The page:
This morning, in the first state supreme court opinion on COVID-19 business income coverage, the Massachusetts Supreme Judicial Court held that the virus does not cause physical loss of or damage to property that could trigger coverage under commercial property policies.
In Verveine Corp. v. Strathmore Ins. Co., the Massachusetts Supreme Judicial Court upheld the trial court’s ruling in favor of insurers that had dismissed claims brought by the owner of three restaurants against both its carrier and insurance agent. Initially, the Court found the term “direct physical loss of or damage to” requires some distinct, demonstrable, physical alteration of property, which must then cause the suspension of business. Holding that the virus’ direct physical effect on the property did not cause physical damage, and “Covid-19 government orders standing alone cannot possibly constitute ‘direct physical loss or damage to property’…”, the economic losses fall outside the scope of the policy coverage. Additionally, the Court did not consider the actual or alleged presence of the virus relevant, since the “[e]vanescent presence of a harmful airborne substance that will quickly dissipate on its own, or surface-level contamination that can be removed by simple cleaning, does not physically alter or affect property.”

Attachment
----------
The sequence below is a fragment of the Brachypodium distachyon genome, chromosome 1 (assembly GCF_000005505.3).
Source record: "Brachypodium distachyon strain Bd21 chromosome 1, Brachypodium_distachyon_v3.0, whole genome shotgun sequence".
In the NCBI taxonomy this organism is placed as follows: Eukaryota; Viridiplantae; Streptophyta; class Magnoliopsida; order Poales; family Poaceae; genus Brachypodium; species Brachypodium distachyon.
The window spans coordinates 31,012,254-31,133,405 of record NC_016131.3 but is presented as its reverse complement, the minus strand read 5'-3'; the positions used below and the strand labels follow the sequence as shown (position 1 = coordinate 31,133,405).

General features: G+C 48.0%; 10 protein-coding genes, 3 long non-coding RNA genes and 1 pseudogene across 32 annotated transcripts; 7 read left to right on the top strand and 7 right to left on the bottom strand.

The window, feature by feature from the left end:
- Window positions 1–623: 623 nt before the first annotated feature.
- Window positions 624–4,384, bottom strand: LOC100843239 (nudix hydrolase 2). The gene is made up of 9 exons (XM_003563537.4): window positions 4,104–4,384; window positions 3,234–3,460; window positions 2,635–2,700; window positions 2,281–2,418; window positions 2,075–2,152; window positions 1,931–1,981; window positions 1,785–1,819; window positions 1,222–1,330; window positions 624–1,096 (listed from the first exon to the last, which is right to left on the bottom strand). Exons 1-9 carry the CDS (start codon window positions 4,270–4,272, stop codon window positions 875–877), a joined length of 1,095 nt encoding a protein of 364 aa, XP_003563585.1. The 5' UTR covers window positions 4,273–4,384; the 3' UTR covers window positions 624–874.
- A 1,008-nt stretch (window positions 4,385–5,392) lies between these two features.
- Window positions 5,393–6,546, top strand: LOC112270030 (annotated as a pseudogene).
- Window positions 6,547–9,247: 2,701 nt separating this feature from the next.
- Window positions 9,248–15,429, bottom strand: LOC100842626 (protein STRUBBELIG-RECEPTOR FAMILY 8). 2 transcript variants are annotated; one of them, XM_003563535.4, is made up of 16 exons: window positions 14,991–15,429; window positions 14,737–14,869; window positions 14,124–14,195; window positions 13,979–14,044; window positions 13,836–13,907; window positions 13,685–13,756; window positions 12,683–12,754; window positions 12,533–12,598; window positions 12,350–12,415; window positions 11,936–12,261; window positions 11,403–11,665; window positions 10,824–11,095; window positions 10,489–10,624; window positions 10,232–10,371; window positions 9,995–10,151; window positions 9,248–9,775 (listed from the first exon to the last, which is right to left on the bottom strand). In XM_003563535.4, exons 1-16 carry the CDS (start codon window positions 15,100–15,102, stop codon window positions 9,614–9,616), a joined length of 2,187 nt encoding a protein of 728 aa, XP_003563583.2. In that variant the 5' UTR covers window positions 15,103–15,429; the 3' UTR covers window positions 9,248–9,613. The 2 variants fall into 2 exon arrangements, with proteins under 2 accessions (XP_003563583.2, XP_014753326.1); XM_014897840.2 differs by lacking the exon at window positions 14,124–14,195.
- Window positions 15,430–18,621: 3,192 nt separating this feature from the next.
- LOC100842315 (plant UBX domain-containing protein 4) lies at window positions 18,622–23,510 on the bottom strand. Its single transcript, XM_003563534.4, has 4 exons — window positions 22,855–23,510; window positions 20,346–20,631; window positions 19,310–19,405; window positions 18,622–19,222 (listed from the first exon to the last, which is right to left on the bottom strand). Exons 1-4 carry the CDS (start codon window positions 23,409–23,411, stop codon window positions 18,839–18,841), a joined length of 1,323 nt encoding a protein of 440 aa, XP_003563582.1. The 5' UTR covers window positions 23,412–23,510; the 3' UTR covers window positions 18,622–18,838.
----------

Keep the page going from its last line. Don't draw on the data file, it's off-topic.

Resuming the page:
Because the threshold coverage trigger was not met, the Court deemed it unnecessary to address the applicability of the virus exclusion contained in one of plaintiff’s policies. The Court did note, however, that the absence of a virus exclusion does not create a negative implication that the policy should cover claims arising from the COVID-19 virus.
This post was originally published through Horst Krekstein & Runyon’s Property in 60 Seconds Newsletter. If you would like to receive future copies of that newsletter, please contact Sean Dever at email@example.com.